Spy shots are continually fascinating, for both future buyers and auto journalists.

They can reveal hints about the shapes, design aspects, and powertrains of vehicles that may not hit showrooms for as much as two years.

Some recent spy shots of the 2019 Cadillac XT4 small crossover utility vehicle have a very distinctive feature that tells a lot about the car.

SEE SPY SHOTS HERE: 2019 Cadillac XT3 spy shots

That would be the left-front-fender flap in the black camouflage that covers the prototype vehicle being tested.

That location is where GM has put the plug-in ports for its first- and second-generation Volts, and its Spark EV and Bolt EV battery-electric vehicles. (Though it's on the left-rear fender of Cadillac's CT6 Plug-In Hybrid.)

In other words, the future Cadillac XT4 crossover seems likely to have a plug.

UPDATE: Cadillac's new small crossover was referred to in the February 2017 source article as the XT3. On March 10, Cadillac confirmed that it will be called the XT4. We have updated the article accordingly.

2017 Cadillac CT6 Plug-In Hybrid

2017 Cadillac CT6 Plug-In Hybrid

So then would it be an all-electric vehicle, or a plug-in hybrid?

We'd suggest the latter is somewhat more likely than the former, in part because of China.

Cadillac is focusing intently on solidifying its sales and growing its brand in the world's largest auto market, and that market now effectively requires significant numbers of cars with plugs from every maker.

DON'T MISS: 2017 Cadillac CT6 Plug-In Hybrid: technical details revealed

The Cadillac CT6 Plug-In Hybrid model now going on sale at some U.S. Cadillac dealers is a low-volume model for the States: fewer than 1,000 units a year, according to GM.

That's why it will be imported from China, where it's made in much higher volumes. It's not worth the cost of adapting the Detroit-Hamtramck assembly line where U.S. CT6 models are built to accommodate such a small volume of a major powertrain variant.

In China, small crossovers are growing in popularity, and Cadillac globally is rushing to flesh out its lineup of utility vehicles to match the multiplicity of variants offered by Audi, BMW, and Mercedes-Benz.

2017 Cadillac XT5 - First Drive

2017 Cadillac XT5 - First Drive

So the new XT4, which will slot below the XT5 launched as a 2017 model to replace the old SRX, will most likely offer a plug-in variant. At least in China.

Our speculation then turns to whether this will be another variation on the Volt powertrain that's now used in the Chevrolet Malibu Hybrid, Chevy Volt, and also Cadillac's plug-in hybrid CT6.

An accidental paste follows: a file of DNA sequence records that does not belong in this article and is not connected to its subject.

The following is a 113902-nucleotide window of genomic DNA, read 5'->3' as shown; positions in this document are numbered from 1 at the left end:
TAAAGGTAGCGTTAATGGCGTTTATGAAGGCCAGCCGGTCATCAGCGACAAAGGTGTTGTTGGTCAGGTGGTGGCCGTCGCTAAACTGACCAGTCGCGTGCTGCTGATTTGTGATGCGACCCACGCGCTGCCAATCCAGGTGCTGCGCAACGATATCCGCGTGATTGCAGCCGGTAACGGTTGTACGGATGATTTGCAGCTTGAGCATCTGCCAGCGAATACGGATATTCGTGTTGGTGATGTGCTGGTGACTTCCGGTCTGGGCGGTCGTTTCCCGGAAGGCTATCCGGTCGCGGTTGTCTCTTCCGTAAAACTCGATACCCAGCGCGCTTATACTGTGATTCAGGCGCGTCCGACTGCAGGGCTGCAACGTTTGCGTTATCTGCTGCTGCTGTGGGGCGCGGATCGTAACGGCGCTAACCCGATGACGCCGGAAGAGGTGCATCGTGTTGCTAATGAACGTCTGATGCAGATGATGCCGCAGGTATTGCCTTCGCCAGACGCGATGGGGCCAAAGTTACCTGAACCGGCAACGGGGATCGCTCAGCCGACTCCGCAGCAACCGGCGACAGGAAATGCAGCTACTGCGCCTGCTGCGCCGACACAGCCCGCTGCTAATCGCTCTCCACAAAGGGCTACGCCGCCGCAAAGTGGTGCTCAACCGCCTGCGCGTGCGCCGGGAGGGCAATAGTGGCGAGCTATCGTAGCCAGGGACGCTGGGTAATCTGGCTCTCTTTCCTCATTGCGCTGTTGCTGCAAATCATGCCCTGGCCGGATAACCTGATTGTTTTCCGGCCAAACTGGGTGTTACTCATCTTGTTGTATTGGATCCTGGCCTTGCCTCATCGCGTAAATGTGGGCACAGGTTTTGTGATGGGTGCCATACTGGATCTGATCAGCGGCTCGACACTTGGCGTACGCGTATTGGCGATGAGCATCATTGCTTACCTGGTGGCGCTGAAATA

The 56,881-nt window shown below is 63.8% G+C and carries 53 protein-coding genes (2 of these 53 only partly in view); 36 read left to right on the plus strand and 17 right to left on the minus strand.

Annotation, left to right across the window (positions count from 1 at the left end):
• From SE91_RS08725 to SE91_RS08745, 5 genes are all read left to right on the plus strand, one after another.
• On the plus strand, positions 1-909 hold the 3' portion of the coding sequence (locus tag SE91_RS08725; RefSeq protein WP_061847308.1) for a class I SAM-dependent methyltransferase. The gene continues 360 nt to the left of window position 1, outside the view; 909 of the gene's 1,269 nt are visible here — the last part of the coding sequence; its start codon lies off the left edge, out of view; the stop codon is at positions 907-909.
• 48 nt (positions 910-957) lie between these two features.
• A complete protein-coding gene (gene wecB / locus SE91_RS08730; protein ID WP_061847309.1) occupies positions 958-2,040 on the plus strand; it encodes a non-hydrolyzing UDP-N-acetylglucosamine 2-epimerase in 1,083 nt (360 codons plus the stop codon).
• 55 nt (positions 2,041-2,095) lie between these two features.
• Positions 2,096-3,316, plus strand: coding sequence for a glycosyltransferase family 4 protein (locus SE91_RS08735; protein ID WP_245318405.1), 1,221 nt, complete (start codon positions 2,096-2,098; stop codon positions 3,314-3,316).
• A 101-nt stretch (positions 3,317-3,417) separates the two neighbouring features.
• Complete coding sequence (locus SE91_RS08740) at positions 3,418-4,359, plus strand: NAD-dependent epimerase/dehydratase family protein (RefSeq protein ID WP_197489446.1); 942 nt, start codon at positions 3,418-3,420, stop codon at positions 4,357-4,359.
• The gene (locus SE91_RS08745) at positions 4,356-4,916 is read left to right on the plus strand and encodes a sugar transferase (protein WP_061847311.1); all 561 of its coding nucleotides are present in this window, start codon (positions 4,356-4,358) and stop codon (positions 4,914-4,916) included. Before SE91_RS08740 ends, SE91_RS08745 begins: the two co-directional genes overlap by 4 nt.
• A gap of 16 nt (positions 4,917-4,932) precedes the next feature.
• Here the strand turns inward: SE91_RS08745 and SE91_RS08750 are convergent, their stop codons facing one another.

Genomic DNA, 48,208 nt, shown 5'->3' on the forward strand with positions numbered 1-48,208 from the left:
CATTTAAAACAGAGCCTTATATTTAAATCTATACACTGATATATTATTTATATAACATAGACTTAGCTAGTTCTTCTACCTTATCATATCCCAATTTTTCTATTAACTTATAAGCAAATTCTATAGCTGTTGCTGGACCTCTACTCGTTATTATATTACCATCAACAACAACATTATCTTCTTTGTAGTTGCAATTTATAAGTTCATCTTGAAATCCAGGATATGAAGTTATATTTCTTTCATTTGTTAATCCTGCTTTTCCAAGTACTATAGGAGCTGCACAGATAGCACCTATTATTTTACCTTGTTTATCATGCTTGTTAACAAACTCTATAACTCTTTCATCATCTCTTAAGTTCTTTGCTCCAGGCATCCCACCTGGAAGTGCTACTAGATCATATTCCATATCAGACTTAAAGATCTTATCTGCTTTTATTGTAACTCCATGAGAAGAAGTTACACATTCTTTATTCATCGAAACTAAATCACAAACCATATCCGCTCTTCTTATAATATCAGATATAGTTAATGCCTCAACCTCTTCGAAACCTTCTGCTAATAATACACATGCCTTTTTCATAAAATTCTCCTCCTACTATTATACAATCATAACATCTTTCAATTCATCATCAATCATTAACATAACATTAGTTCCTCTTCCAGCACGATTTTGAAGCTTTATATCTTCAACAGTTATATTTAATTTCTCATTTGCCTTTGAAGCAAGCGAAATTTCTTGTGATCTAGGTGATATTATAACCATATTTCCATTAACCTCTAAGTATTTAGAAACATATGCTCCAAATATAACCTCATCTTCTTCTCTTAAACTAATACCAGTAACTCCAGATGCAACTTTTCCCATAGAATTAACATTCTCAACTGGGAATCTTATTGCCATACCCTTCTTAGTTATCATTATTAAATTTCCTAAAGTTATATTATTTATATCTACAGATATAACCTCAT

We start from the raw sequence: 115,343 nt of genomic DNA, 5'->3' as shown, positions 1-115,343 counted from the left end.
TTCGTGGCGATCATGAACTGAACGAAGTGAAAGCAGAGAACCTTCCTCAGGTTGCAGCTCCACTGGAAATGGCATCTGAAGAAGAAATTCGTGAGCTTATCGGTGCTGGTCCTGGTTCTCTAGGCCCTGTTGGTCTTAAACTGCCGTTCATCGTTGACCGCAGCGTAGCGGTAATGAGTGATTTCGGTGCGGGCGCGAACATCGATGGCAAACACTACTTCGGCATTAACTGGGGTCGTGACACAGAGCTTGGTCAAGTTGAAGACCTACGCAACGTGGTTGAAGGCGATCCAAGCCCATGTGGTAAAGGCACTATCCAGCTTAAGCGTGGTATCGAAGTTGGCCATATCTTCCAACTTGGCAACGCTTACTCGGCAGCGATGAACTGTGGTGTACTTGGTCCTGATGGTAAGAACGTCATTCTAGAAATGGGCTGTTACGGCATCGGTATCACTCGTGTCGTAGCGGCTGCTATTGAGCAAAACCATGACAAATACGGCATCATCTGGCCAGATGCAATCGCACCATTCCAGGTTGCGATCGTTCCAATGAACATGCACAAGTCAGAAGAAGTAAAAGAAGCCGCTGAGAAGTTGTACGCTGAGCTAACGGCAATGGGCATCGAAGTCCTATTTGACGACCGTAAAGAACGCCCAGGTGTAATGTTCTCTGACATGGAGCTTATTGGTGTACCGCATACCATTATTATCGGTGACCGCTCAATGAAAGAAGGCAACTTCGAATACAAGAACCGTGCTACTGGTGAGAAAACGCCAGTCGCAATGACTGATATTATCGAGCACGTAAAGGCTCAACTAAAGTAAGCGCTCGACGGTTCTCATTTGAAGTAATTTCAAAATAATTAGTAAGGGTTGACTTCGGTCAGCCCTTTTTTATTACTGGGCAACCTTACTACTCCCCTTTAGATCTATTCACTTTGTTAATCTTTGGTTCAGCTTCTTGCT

That left-front fender location suggests a Volt-derived system. If so, a battery of 16 kilowatt-hours or more might give the small SUV as much as 30 miles of electric range, versus ratings of half that or less from the current crop of German plug-in crossovers.

CHECK OUT: Cadillac CT6 Plug-In Hybrid: Big Battery, More Electric Range (Apr 2015)

Such a use would further boost economies of scale for battery cells, electric motors, and power electronics used across all three vehicles.

It's still possible, of course, that the XT4 might be all-electric. It could be one member of what was called a "huge range of electric cars" to be based on the underpinnings of the 2017 Chevrolet Bolt EV by no less a personage than General Motors CEO Mary Barra.

But we suspect the Chinese buyers who aspire to the U.S. flash of a Cadillac are more likely to be comfortable with a plug-in hybrid, which requires fewer compromises in a country where even high-income individuals live in large apartment buildings rather than standalone houses.

2016 Cadillac ELR

2016 Cadillac ELR

Cadillac's first stab at a plug-in hybrid didn't work so well, of course. That was the 2014 and 2016 Cadillac ELR.

The range-extended electric luxury coupe was hamstrung by its $75,000 starting price, its dissimilarity to anything else in the lineup, and a much-less-than-enthusiastic reception from Cadillac's franchised dealerships.

Still, cars with plugs are coming fast, and in China they're essentially mandated by national, state, and local governments. So we expect Cadillac to persevere with cars that have plugs.


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